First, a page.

Newspaper Page Text
The Republican Journal.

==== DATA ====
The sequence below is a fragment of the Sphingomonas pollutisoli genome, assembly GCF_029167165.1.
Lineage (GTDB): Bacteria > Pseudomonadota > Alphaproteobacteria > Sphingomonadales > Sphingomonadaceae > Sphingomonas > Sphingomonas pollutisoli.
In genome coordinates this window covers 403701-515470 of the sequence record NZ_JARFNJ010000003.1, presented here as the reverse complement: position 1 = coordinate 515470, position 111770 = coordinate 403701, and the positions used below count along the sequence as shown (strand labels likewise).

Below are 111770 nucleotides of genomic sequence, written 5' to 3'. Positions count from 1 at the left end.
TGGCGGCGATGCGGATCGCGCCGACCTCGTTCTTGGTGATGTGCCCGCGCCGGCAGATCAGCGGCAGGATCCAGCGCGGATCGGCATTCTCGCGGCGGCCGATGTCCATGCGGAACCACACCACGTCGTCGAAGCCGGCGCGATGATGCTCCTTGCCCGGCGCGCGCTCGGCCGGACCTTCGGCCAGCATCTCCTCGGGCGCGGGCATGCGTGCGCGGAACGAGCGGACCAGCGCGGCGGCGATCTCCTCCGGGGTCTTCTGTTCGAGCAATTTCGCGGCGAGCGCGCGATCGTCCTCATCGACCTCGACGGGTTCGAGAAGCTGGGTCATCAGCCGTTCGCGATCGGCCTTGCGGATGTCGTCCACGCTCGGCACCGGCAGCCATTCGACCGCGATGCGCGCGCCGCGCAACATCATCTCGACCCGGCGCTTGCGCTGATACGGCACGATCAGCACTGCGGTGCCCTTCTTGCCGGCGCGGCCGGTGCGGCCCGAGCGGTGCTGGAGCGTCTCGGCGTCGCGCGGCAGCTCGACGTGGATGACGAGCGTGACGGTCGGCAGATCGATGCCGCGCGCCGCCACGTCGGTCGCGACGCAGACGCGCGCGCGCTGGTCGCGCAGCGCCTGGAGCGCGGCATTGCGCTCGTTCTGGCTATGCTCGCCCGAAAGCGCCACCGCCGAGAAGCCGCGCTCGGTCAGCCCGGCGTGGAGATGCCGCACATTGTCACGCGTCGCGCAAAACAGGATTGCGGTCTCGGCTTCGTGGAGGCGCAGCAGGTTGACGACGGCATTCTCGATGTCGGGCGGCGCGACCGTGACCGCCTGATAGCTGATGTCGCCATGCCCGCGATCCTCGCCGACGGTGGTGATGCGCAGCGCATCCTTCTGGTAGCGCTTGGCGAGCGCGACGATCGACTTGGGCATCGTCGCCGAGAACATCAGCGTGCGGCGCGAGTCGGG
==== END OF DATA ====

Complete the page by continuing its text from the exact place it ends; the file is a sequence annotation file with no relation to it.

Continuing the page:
milME 1)4. NO. 34. H BELFAST, MAINE, THURSDAY, AUGUST 24. 1922. FIVE CENTS ___r w --—- . . *____ — Republican Rally in the Armory Excellent Ad !re»§e» by Gov Baxter, grrssman Nelson and Miss Edwards of the National Committee. rc was a large attendance of prac i all Republican men and women in tnl0ry last Thursday evening at the ig of the fall campaign with three . prominent candidates and Miss j Edwards of Indiana on the plat hout preliminary remarks, but with rect announcement that he wou'd rd from later on the same platform 1. C. Buzzell, the Republican nomi nate Senator from Waldo county, trd Miss Edwards as one oi the iformed Republican women in the ... and one of the most ardent sup , 0f the special rights of women. Idwsrds addressed her remarns, all live issues of the day, principally women present. She urged voting ght Republican ticket and with no am words commended the nominees roted on at the coming State elec She advised allegiance with one of ro leading parties and the laying if the notion many women have of for the best man in.tead of party lies. Her maiden speeeh was de in the Waldo county Court House ;wo years’ ago and since then she id campaigning in 22 States. She itli that the Republican women loled once for all with the I)emo ilogan: '‘lie kept us out of War.” pres.-nt cry that the Republican nil raise the cost of living will be d ts readily as they did the League i Nations. Miss Edwards thinks ’resident Harding’s work in the conference in Washington has won infidence of the great majority of merican women. The Republican havff'xconftdence in the women, the Democrats underestimate their gence on vital questions. Women ways right on all questions that •n education and the home, hence e right ou the leading issues, in g the tariff, peace and taxation. Sdwards thinks all loyal Americans have two States—his own and , ft was the kindliness and friend of our people with whom she first la ted that gave her encouragement ep on with her work. In her asso ins with Maine people she had found all that one of her greatest states -Hon. Thomas B. Reed—claimed to be in his famous eulogy. ngresMiiau ouuu ^ w“v c best and cleanest political speeches heard in Belfast, in recent years, ndable as a Republican, broad enough ok after the interests of his entire ict, a forceful and fluent speaker, he , what would be most appreciated Waldo county audience. He refe - d Gov. Baxter as a real governor of ie, a man who stood on his own feet, as given Maine one of its most eco Sand best administrations in its There can be no just criticism cts. He has already found that in gton it is considered an honor to rom Maine. He commended the om Maine already at work in Igton and said it would be to the terest of all 111 the State to return r Frederick Hale as his record i that of an illustrious son of an ius father. He referred to the m's work on the Veterans’ Bureau, it was a joy and pride to raise the billion dollars to date for their relief, lie country owes those boys a debt can never be paid in gold. He re d to President Harding’s position in itace conference and in the preseut es and knew that they would be ;ly settled. After brief references to : of the Democratic propaganda in ie at the present, time he dismissed it the apt quotation: “The dogs bark, the caravan moves on.’’ ben Gov. Baxter was introduced by Buzzed as a man as lirmly grounded reliable as the rock of Gibraltar, a tctly safe, sane and honorable man in lis duties as the State’s chief execu be was given an ovation rarely evei led in Belfast. Our people are al i reserved and quiet «n such occa i, but their enthusiasm meant ap lation of his administration, admira^ as a man and assurance of depend able support in his election this fall. He cordially endorsed the fitness of Mr. Buz zed to become the State Senator from Waldo county and based his commenda tion on an intimate knowledge of what he had already done in the Slate Legisla ture. Gov. Baxter referred to his pleas ant visits to Belfast at the dedication of the Memorial bridge last fad and to the Waldo County Boys’ Convention in May. A graceful and easy speaker he at once won the confidence of Ins audience and never throughout his address did he abuse an opponent or attempt to belittle the record of another. His is a construc tive policy, first, last and always. He has made his office a business proposition aud brought to bear on it an intimate t knowledge of the citizens in all sections of the Mate regardless of affiliations or conditions, tie intends to attend to his own affairs only after due thought and j consideration. Most cordial endorsement ; was given to the support of Maine women I in ad public works and he also spoke in I the highest terms of Mrs. Guy Gannett and the women associated with her in the Republican organization. The Legislature makes the appropriations and it remains for the Governor, his council and the heads of the departments to expend them. After caring for the institutions, the de pendents, etc., $316,001) have been saved to be used in case of emergency or carried to a new account. The work at present covers a term of thirty months instead of the usual twenty-four in order that the fiscal year may close in July in stead of January 1st that the incoming Legislature may know what has been done and what is most needed. He spoke of the welfare work, a compara tively new branch iu Maine. It is a wonderful work. The State cares for 1,450 children takeu from bad surround ings, assisted 1,700 children and 511 mothers to remain at their homes to gether. He briefly explained why the $5,000 federal appropriation in ma ternity and child work hid not been ac cepted. After consulting with his coun cil it was the opinion of all that it was not their privilege or duty to accept it, but was a question for the next Legisla ture to act o i. Personally he thinks that the State should have the privilege, of supporting its own and taking from 1 the federal government only when ob liged to The Slate has already provid ed $5,000 for 6 months’ work or twice what the federal government offers for I the same length of time. He referred with pride to the State’s improved stand ing in the schools as she held 37th place in the country six years ago aud which will be brought up to 20lh when the next report of the Russell Sage Founda tion is issued. Six years ago nine and a half millions of dollars were invested in the schools of Maine; today the invest ment amounts to twenty million. As commauder-in-cbief of the citizen soldiers of Maine he has attended the gatherings at Camp J(evens and ac knowledged that bis heart swelled with pride at the kind of men Maine has in her defence. Belfast’s own was highly referred to in this connection. President Harding’s administration meets our Governor’s most cordial ap proval. He styled our president as level headed, cool and fair-miuded. Gov. 1 Baxter urged his hearers to be as loyal iu the coal situation of this winter as they were during the war period, to use wood as long as possible and to conserve in all ways possible in,tlie use of coal that our institutions and manufactories may not be crippled. He admitted that Mr. Buz zell’s introduction was true for *'if once i 1 make up my mind and think I am right, | I am going to stick to it until 1 am con vinced that I am wrong.” His story of the receipt of the death of Gov. Park hurst and of the immediate official events that followed was most impressive. At the time he took the oath of office under the direction of our most honoiable Chief Justice Leslie C. Cornish, that great mind sympathized with him and very quietly said what Gov. Baxter will never forget, ‘‘It may help you to re member what l detcrtnyied to do when I took the oath of office in my present po sition, ’I will not take myself too seri ously, but I will ta(ge my office very se riously.’ ” Gov. Baxter and his stair visited the Waldo County Hospital and inspected it as one of the State’s institutions. It met their approbation. Belfast Fair J,&, - With Buzzell v> .ether, Governor Baxter and Staff Special Guests, Fine Races, Good Exhibits, Merry Midway and Orderly Crowds. The t tree days’ sessions of the New Belfast Fair have gone into its history as its most successful and beat, due in a great measure to the beautiful Buzzell weather, clear skies, with only a short shower. Wednesday’s attendance of over 3500 people on the grounds broke the rec ord. The officers report practically no disturbance and there were only two minor accidents, when W. S. Ingraham of Oakland and John C. McCormick of Belfast were thrown from their sulkies, but not seriously injured. They were taken to the Waldo County Hospital for treatment and observation. The track was in excellent condition. Belfast’s band, J. Lee Patterson, leader, was present and is always heard with pleis'ure. The dance pavilion afforded the best of recieation with good music by Barney’s orchestra for those who do not care for horse racing, and in the evening for people on the grounds While the midway was practically twice as large as usual, there was no disturbance from the crowd or complaint from the fakirs, Sheriff Frank A. Littlefield report ed seeing only one man really under the influence of liQUor, Lieut. Maxim s air plane was a feature that appealed to all in his dip*, loops, and ahort excursions over the city and bay. The poultry house was under the super vision of Mr. and Mrs. E. L. Colcord anJ was visited by crowds during the three day . The exhibits includes poultry of all kinds, pigeons, and pupa. The cattle show was much above the average and had Borne fine exhibits which were shown before the grand stand. The exhibition hall was filled. The fancy work department was in charge of Mrs J. G. Paul, assisted hy Miss Edith M. Southworth, Mrs Elijah Ritchie, Mrs. J. W. Jones, and was an excellent exhibit Uncle Sam’s Club of Knox, Mrs B. L Aborn, leader, had two prize exhibits of unusual merit and there were good indi vidual exhibits by the Perseverance Club of Montville, Mrs. Myra Carter, leader. The vegetable and fruit display showed the effects of th lateness of the damp season. Mrs. G. R. Driimwaier of Lincoinvme, Mrs. George Hopkins of Monroe and Mrs. Jennie Kendall of Belfast had some beau tiful exhibits of dahlias and other garden flowers. The Central Maine Power Company had a wonderful display of all kinds and de scriptions of labor saving and other de vices. B. L. Tuttle had a good exhibit of some of his regular line of goods, the Ball band rubbers and the Weyenberg’s shoes Of the outside exhibit* the cool ever green tent of Highland Spring Water, Charles R. Decrow, proprietor, was one of the best ever seen. Ueorge O. Dunbar of Belfast, well knowu as a steeple-jack with unlimited courage and skill, did a feat that places him in the front rank of “dare devils.” He took several trips with Lieut. Maxim over the fair grounds Thursday after noon, and much against the advice and wishes of that careful aviator i ’unbar hung from the bottom of the plane, ^|ien it was estimated by several to be over 500 feet high, first by one hand, then by one leg, and apparently had no fear. Ho looked like a toy he was so far over the ground. Dunbar says in the future he wants to be called "Our George, the Human Spider,” and remarked the fly has nothing on the spider. The grand stand was in gala array with flags, pennants, etc., to receive Governor Percival P. Baxter and his party on their arrival Thursday afternoon. They were delayed by taking the Camden instead of the Belfast road at Searsmont, making the trip from Augusta here about 70 miles. The Band met the party at the entrance and escorted them to the stand. The Governor’s party included his sec retary, Mr. Chadbourne, Adjutant General Hadley, Col. Greenlaw and Col. Gardiner of his stafl, Hon. Johu E. Nelson, Mrs. i Wm. I udor Gardiner, Miss Betsy Ed wards of Indiana, Miss Marian Brown,sec retary of the Republican State Commit tee. Attorney General Ransford W. Shaw, Asst Attorney and Mrs Fisher, Hon $482,0*0 Increase in Deposits Since January 1,1922 $135 PER SHARE / Is Bid for the STOCK of this BANK ._ The Above Speaks for Itself v Safety, Security and Courtesy Are What Do It. The City National Bank of Belfast, BELFAST, MAINE Frank Farrington and Hon. M. J Curtis of Brewer, a candidate for the Legisla ture. Gov. Baxter was introduced by Mayor C. W. Wescott and made a brief speech, commending the fair in its able management as one of the county’s best institutions. Gov Baxter always shows his loyalty to Maine. there were hundreds and hundreds of good guesses on the weight of the hand some white Holstein heifer given by the Fair management. She weighed 497 pounds and four ounces. James C. Dur ham and Mrs. Sumner Bridges guessed , 497 1-2 each, while Clyde Gray, Jr., and Elijah Ritchie, Leslie Marriner of Lin colnville and J. W. DollofT of Thorndike guessed 497. The heifer was sold for $60 and the money divided. Celia J Hurd of South Thomaston drew 5 gallons of U. S. Navy deck paint given by Billings-Chapin Co. at their demon stration at the Fair. Wednesday’s Races 2.16 Pace, 2 13 Trot. Purse *500 Eva Frisco, brm, by San Fran cisco, Nickerson, 2 1 1 2 1 | Jeanie Castle, bm, by Todding ton, Richardson, 1 4 3 1 2 Violet Patch, bm, Batchelder, 3 2 2 3ro Mr. Me Me, chg, Ryan, 4 3 4 4ro Time, 2.13 1-4; 2 13 1-4; 2.15; 2.16 1-4; 2 16 1 2. 2.30 Pace, 2.27 Trot. Purse *250 Helen Scott, brm, by Peter Scott, Nickerson, 16 11 Hedgewood Lassie,chm, by Hedge wood Boy, Simmons, 2 12 2 Jim P, brg, Wells, 7 2 4 3 Prince Dell, bg, Richardson, 4 3 3 4 Arilla, bm, Ryder, 3 4 6ro Leo B., c ig, Colburn, 6 7 5ro Bauia, bm, Ingraham, 5 5 dr Time. 2 16 1-4; 2.18 1-4; 2.20 3-4; 2.20* Farmers’ Race, Halt-Mile. Purse *50 (Settled by Card) Joe Dale, bg, Buzzell, 2 2 11 Billy Todd, bg, Walton, 113 3 Dotty Mac, bm, Judkins, 3 4 2 2 Prince Pilsen, bg 4 3 4 4 Portia, bm, McCormick, 5 dr Minnie Acquilon, Wentworth, 6 dr Time, 1.10 3 4; 1.12 1 2; 1.11; 1.09 3 4 Thursday’s Races 2 18 Pace, 2.15 Trot. Purse *200 Hal Fuller, ch g, Bradford, 1 1 1 Sister AzolT, bm, Richardson, 2 2 2 Main Time, bg, Bean, 3 5 3 Margaret Wilkes, ro m, Stratton, 5 3 5 Lady Wilgo, bl m, Davidson, 4 4 4 Domino, bg, Judkins, 6 6 6 Peter Pan, bg, Cronin, 7 7 7 Time, 2 16 1 4, 2 17 1-4, 2 18. 2 40 Trot. Purse *250 Ella Watts, bm, Simmons, 13 2 11 A1 Clark, chg, Richardson, 2 113 2 Henry, chg, Tobin, 3 2 3 4ro Ralph Downes, chg, Benner, 4 4 3 ro Time, 2.15 1 4, 2 22 1-2, 2 24 1-4, 2 26 3-4 2 27 1-4. 2 25 Pace, 2.27 Trot. Purse *200 Heliobash, big, Richardson, 3 111 On t ime, bg, Kelly, 12 2 2 North Star, bm, Judkins, 2 3 3 4 Major D., big, Smith, 4 4 4 3 Sombro Hex, bg, Hall, 5 5 ro Eureka Boy, chg, Beane, 6 6 dr Time, 2.23, 2.22 1-2, 2 23 3 4,j2 25 GEORGE E. BICKNELL. The deceased was a brother of Charles E. Bicknell of Rockland and died Tuesday morning at his home in Meriden, Conn. He had continued in serious condition after a paralytic shock a year ago, and a second shock last Saturday was followed by his speedy demise. Mr. and Mrs. Charles E Bicknell left this morning for Meriden, to attend the funeral services, which will be held Friday afternoon. The deceased was born in Belfast in 1862, and moved to Meriden 40 years ago. His vocation was that of a die-sinker,and he was remarkably skilled in this trade. When the Meriden Building Association was formed 30 years ago Mr. Bicknell was chosen as its president, a position which he continued to fill to the time of his deatn. This organization has a capital of $3,500,000 at the present time. At the time of his death he was president and m„nager of the Meriden Machine Tool Co , with which concern he had been identified 15 years. Mr. Bicknell was one of the most pro minent Republicans in Connecticut. He had served in the Meriden city govern ment, -six years in the lower branch of the Connecticut Legislature and four years in the Senate. As a member of the Senate he was chairman of the commit tee on banking. Mr. Bicknell is survived by one son, Charles R.; one daughter, Corinne; and one brother, Charles E. Bicknell, the last member of the lamily. The deceased had been a not infrequent visitor to Rockland during his long resi dence in Connecticut, the last occasion being in January, iy20, when he c me to arrange a birthday party for his brother Charles of whom he was very ond.— Courier Gazette, Aug. 17th. Mrs. Caro Long of Beverly, Mass., is visiting her sister, Mrs. C. L Townsend. PERSONAL Mr*. L. S. Southard, Northport ave nue, has returned from visits in Augusta and Palermo. Alice Wing and Edith Brackett of Bos ton arrived recently to visit Mrs. Charles H. Walden. Matthew W. Welch has returned home from a visit with his daughter, Mrs. Fred H. Colley of Boston. Mr. and Mrs. Earl Burrill of Lynn, Mass., are spending their annual vaca tion in Belfast. Miss Fsnnie Butler of Camden has been spending two weeks with relatives in this city. Thomas Stantial of Houlton arrived last week to visit A. B. Stantial and other relatives in this vicinity. Mrs. Ansel A. Packard of Portland, Conn , is the guest of her parents, Mr. and Mrs. H. E. Morrill of Belmont C. O Jordan, who has been the guest of his sister, Mrs. Sarah F. Knight, has returned to his borne in Milton, Mass. Mrs. F. I. Jordan of Mattapan, Mass., irrived recently to visit her sister, Mrs. Sarah F. Knight and other relatives. Mrs. Horace P. Barker and Miss Inez L. Barker, R. N., were guests over Sun* day of Mrs. Frank A. Cushman. Mr. and Mrs, A. M. Carver, son How ard and daughter Bernice have been guests of Mr. Carver’s aunt, Mrs. Sarah F. Knight. Miss Helen Kittrilge of Allston, Mass., is spending a two weeks’ vacation with her parents, Mr. and Mrs. George E. Kit tridge. Mr. and Mrs. Crawford Young and Miss Ruth Grindle of Camden were Sun day guests of Mrs. Young’s sister, Mrs. Harry Estes, of Belfast. Herbert Easton of Somerville, Mass., connected with the Fidelity Bank of Bos ton, was a recent guest of Rev. and Mrs. Charles W. Martin, Court street Misses Isoline and Hattie Barnes of Bristol, R. I., were in Belfast last week for a short visit, calling on Mrs. Ellen H. Castle, and other friends. „ Miss Ava Burgess, the clerk in the Waldo County Farm Bureiu office, is spending a two weeks’ vacation with relatives in Lincolnville. Mrs. Alfred P. Stevens of New York City, who is stopping at a cottage, the Nutshell, at Bayside for the summer, vis ited old friends at Frankfort last week. Mrs. Elijah Johnson of Los Angeles, Calif., arrived Saturday to visit Mr. and Mrs. H. W. Carr of Vine str et. This U Mrs. Johnson’s first visit here for twelve years. Mr. and Mrs. Noah L. Page and son' Earle Hudson, who have been in Cam den, Belfast and Rockport for the sum mer, will return early in September tc their home in Beverly. Miss Nellie Colley left Monday for s visit with friends in Portland and latei will go to Boston, where she will be the guest of her brother, Fred L. Colley, anc Mrs. Colley. Miss Louise R. Clement returned u Seaside Inn, Seal Harbor, after a brie visit in Belfast accompanied by friends Her father, Mr. Amos Clement, came t( Bangor with her. Miss Louise H. Ferguson left Friday for New York for a vis t with her cousin, Dr. J. E. Ferguson and family, and will [ return with them on their auto trip to i Belfast and vicinity. Mrs. Phoebe Pendleton Crosby, for merly of Islesboro, and well known here, appears with Miss Alice Shaw as accom panist in Rockland this, Thursday, even ing, Aug. 24th, at the First Baptist churc h. Mr. and Mrs. Richard F. Conant of Camden and their house guests, Mrs. W. H Stewart of Cleveland, Miss Corrinne Outer and Earl Layman of Wilmington, Del., were guests last Thursday and Sat urday of Miss Anne M. Kittredge. Mrs. George Davis of Eaat Belfast en tertained the following party ot friendi from Bangor on Thursday: Mrs. Charlei Larsen, Mrs. Bert Pooler, Mrs. Fran! Daley and the Misses Smith, Pooler am Daley; also Karl Larsen and Chas. Pooler Miss Kathleen, daughter of Mr. am Mrs. B. L. Tuttle of this city, a teacher o languages in Willimantic, Conn., Higl school, writes her parents from France where she is studying for a year, that shi will travel until the first of October am plans to see the Passion Play. Arthur Condon, a former Belfast boy with 20 boys from his Norridgewocl camps and school, at Oakland, had a de lightful visit on Condon shore the pas week and also a fine time at Tempi Heights as guests of Orrin J. Dickey. School Dresses and Boys’ Suits 20% OFF on all Dresses and Suits for the remainder of August. Also as previously advertised: 29c. Hose 19c. 39c. Hose 29c. 59c. Hose 39c. while they last GEORGIE E. HALL, Church Street, Next Door to Bank ' jt^oirrsjrHAT last ^ See the NEW things at THE OLD STORE White and Green Gold Watches and Jewelry Rollem Garters, Sport Chains; Margarita and Sally Bracelets Cloisonne Enamels. FRED T. CHASE 25 Main Street (Established 1826) Telephone 34-11 PERSONAL Mrs. Cora M. Ingalls of Boston is vis iting Mrs. Mabel Miller for a short time. Mrs. G o. M. Greer of Malden, Masa., is a guest of her brother, Thomas Greer. Mr. and Mrs. Charles Wichert of Lex ington, Mass., are visiting relatives in this vicinity. Mr. and Mrs. Earl Talbot and children have returned from a two weeks’ outing in Islesboro. Misses Sarah and Gladys Patterson of Newport are guests of Supt and Mrs. E E. Roderick. Miss Frances H. Murch returned home Sunday from Waltham, Mass., where she had been visiting relatives. Miss Hattie Meader arrived Saturday from Auburn to visit her aunts. Mrs. C. j S. Webber and Mrs. Abbie Jackson. Misses Lilia and Lura Hoit of Hamp- | den Highlahds have been recent guests of Mr. and Mrs. Elijah Ritchie. James F. Cooper of Brookline and Roy L. Black of Boston are guests of Mr. and Mrs. Roscoe Black for their vacation. Mrs. Elva Jackson, who has been the guest of her sons, Ralph and Ivan Jack son, left Saturday for Somerville, for a visit. | Mrs. Annie Consantine returned to 1 Bangor Thursday, accompanied bv Miss Ernestine Webber, who spent the week i end. Mrs. Edward N. Winslow of Lawrence, Mass., arrived Tuesday to visit Mr. and Mrs. George W. Davies and other rela | tives. Mrs. Albert Masterman and son Clar- , ence of Dryden were guests over Sunday j of the former’s niece, Mrs. Donald S. ( | Hall. 1 Miss Lillian Scribner has returned to her home in Jamaica Plain, Mass., after spending two weeks with her sister, Mrs. A. E. Dutch. Mrs. H. Miller of Lincolnville and Henry B. Cammett of Boston are guests of their sister, Mrs. Horace J. Morton, at her delightful home. Herbert H. Stevens, Jr., will return home next Thursday from Bridgton, Me., where he has been attending the Kiug : wood Camps. Herbert H. Stevens left Monday on a two weeks’ business trip including visits in Boston, Chicago, Baltimore, Philadel phia and Toledo, Ohio. Charlie L., son of Mr. and Mrs. C. L. Wright of this city, is spending the month of August at the training school at Camp Devens, Ayer, Mass. Albert P. Stevens of New York, who has been spending a week with his wife at the Nutshell cottage, Northport, re turned to New York Monday. Mrs. Ben Hazeltine was able to be up street Monday for the first time in sev eral weeks, when she has been confined to her home on Northport avenue with a severe illness. Misses Marjorie and Viola Mahoney of Medford, Mass., and Miss Alice Teake, R N. of Somerville, Mass., returned Sat urday from a two weeks’ vacation spent with Mrs. George W. Luce. Mrs. Annie Dana and Mrs. Beryl T i Ludwick returned to Boston Thursday White in Belfast they were guests of Mrs W’allace Childs. Mrs Ludwick also vis ited many of her old friends while here. Mr. and Mrs. Chester B. Allen and son, Chester B._, Jr , of Melrose Highlands, Mass., are guests of Mrs. Allen’s mother, Mrs. Annie M Simmons of Morrill. They have also been calling on relatives in Bel fast and will return home next Sunday. Charles T. Tenney and Charles F. Ten ney, and the latter’s children, Eyla and Lawrence, of Greenwood, Mass., motored here recently to spend a few days. Mr. Tenney’s other daughter, Eleanor, has I been here with Mr. and Mrs. Carl Noyes, of Church street, and she will return with them. Walter F. Frederick of Dorchester, i Mass., a former Belfast boy and now clerk of the Massachusetts Law Court, I i has been spending a few days in this city with his eons, Frank B. and Paul R. They were registered at the Windsor Ho i tel. Mr. Frederick is summering with his family at their cottage in Keene, N. 1 H., and made the trip by auto to Belfast, ' coming by the White Mountain route. i 1 Mr. and Mrs. Daniel Maclnnes, who have been in Somerville, Mass., arrived last week, and will have the upper part of ' the Harry A. Foster house on Miller and ' Court streets, formerly occupied by Mrs. ’ Foster’s parents, Mr. and Mrs. S. C Kit _ tredge. They have gone to Weld for a : viait, and later will go to Hooksett, N. H, for the winter. Mr. Maclnnes is spo master of the Belfast High school. He was married last June, and his bride is to teach in the Searsport High. Dr. Charles W’. Jennys will be in Port land Aug. 28-31 to attend the clinics demonstrating the use of nitrous oxid oxygen, given under the direction of Dr. McGilvera, a specialist. During his absence Dr. Jennys’ office in the O Id Fellows building will be closed and reno vated preparatory to adding new mach ines Dr. Stacy J. Noyes will also at tend the course. Dr. W. V. McGilvra is one of the best known demonstrators in the country, has bad hospital experience, is a lecturer and practitioner as well as demonstrator. PERSONAL Mr. and Mra. T. R Hutchings of Clif tondale, Maas., have been spending * vacation of two weeks with Mr George C. Seavey at hia camp near the old home stead on the east side of Swan Lake. Mrs. GrrceE. Patterahali returned Sat urday evening from a visit with her aon, Rosa H. Patterahali, and family, in Wal tham, Maas. She was also a guest of her niece, Mrs. W. C. French, at Hamp ton, N. ft. Dr. and Mra. E. M. Corliss, daughters Velora and Evelyn, with Mrs. V. A. Simmons, left recently for the Corliaa home in Wells River, Vt. Mr. Simmons with hia mother, Mrs. Abbie A. Sim mons, of Appleton will join them later. Mra. Edwin Worthen, sons Edwin and Emery, Mr. and Mra. DeWitt Rrewiter, all of Lexington, Mass., are visiting Mrs. Maine Hills, Mrs. Ansel M. Lothrop and other relatives. They made the trip bs auto. Mrs. Lillian Pearson Gray of Somer ville, Maas., and daughter, Mrs. Charier B. LeSeur of Cambridge, are guests of Mrs, Gray’s sister, Mrs. Loia P. Sher man. Mr. Le Seur was called home on business, but will join them later in the: season. Dr. Heater Brown will leave this. Thursday, morning for Farmington for a week’s vacation. She will return the following Thursday and will reopen her free clinics on Saturday, Sept. 2nd. Her sister, Miss Jane Brown, will accompany Her and they will ne guests of Mr. and Mrs. Harry Gordon at their camp at Clearwater Pond. Frank P. Wilson, Esq., of New York is the guest of his mother, Mrs. J. F. Wil son on Condon street. With his law partner, Albert MacC. Barnes, be is cruising along the New England coast in the large power yacht Eugenia. They have several New York gentlemen as gueats and will spend several days here entertaining a number of Mr. Wilson’s Belfast friends. Rev. George C. Sauer, pastor of the First Baptist church, was in Bangor Mon day to officiate at the funeral of Chas. S. Freeman of Harlow Street. Pastor Sauer left Wednesday morning for Ocean Park where he will attend the sessions of the: Newton Theological Seminary Summer School. It is this year held in connec tion with the Ocean Park School of methods, conducted by the Baptist churches of New England. About 600 delegates have registered for this year. Organization Being Rapidly Completed. The committee of fifty, H. C. Buzzeli, chairman, of the Waldo County General Hospital is progressing rapidly in the work of organization for the drive which, will be held early in September. The business committee consisting of Meters. Edward Evans, F. I. Wilson, Dr. O. S. Vickery, Mrs. Cecil Clay, E. R. Spear and G. G. Abbott is meeting every other i day at noon and is giving careful super vision to the work of organization. ! Dr. Vickery, chairman of the county I teams committee, has associated with. ' himself Hon Charles Adams of Liberty, t Hon. James Clements of Freedom and A i B. Payson of Brooks, and the work of I organizing the county is well under way. Captain Foster, chairman o. the city | teams committee, is getting bis commit I tee organized and will be able to announce j the captains of the Belfast teams in thg next issue of The Republican Journal. I A general folder of information about ! the work of the hospital has been pre ; pared and will be put in the hands of the i general public in advance of any personal solicitation. i Interest in the undertaking is evidenced I by the inquiries that are being made of ; members of the committee and at the I headquarters. Headquarters in the Court | House has the preliminary work of prepa ration of names and addresses about half | completed. . Yesterday a gentleman called and left the first cash contribution to the fund of : $25,00(1. Belfast-Northport Road - • I have received the following in a letter from Paul D. Sargent, Chief Engineer State Highway Deptartment: “At a meeting of the Commission last week your letter of August 11th asking about the prospect of a survey for the Belfast-Nortbport Road was considered. The Commission will put this road on the list of projects for 1923 construction We will arrange to have a survey made as ' early this fall as we can.” The above makes finally certain that this road will be built the coming year. Project covers from Brown’s Corner up Northport avenue as far as Federal regu lations will allow. C. W. WESCOTT, Maypr Family Reunions. The annual reunion of the Cross and' Jackson families wil be held at Honesty Grange hall, Morrill, Wednesday, Sept. 6th. If stormy, the first fair day. All relatives and friends are cordially invit ed to attend. A. A. C , secretary. "Stitchers Wanted —AT— PULLMAN’S PANTS FACTORY Bridge St., Belfast. Apply at once. BANKING OUR SERVICE FACILITIES FINANCIAL RESPONSIBILITY MAY BE EQUALLED BUT NOT SURPASSED We cordially invite you to open an account with us, investigate our Methods of business and the Strength of our Resources. Waldo Trust Company (The Community Bank) BELFAST BROOKS CASTINE UNITY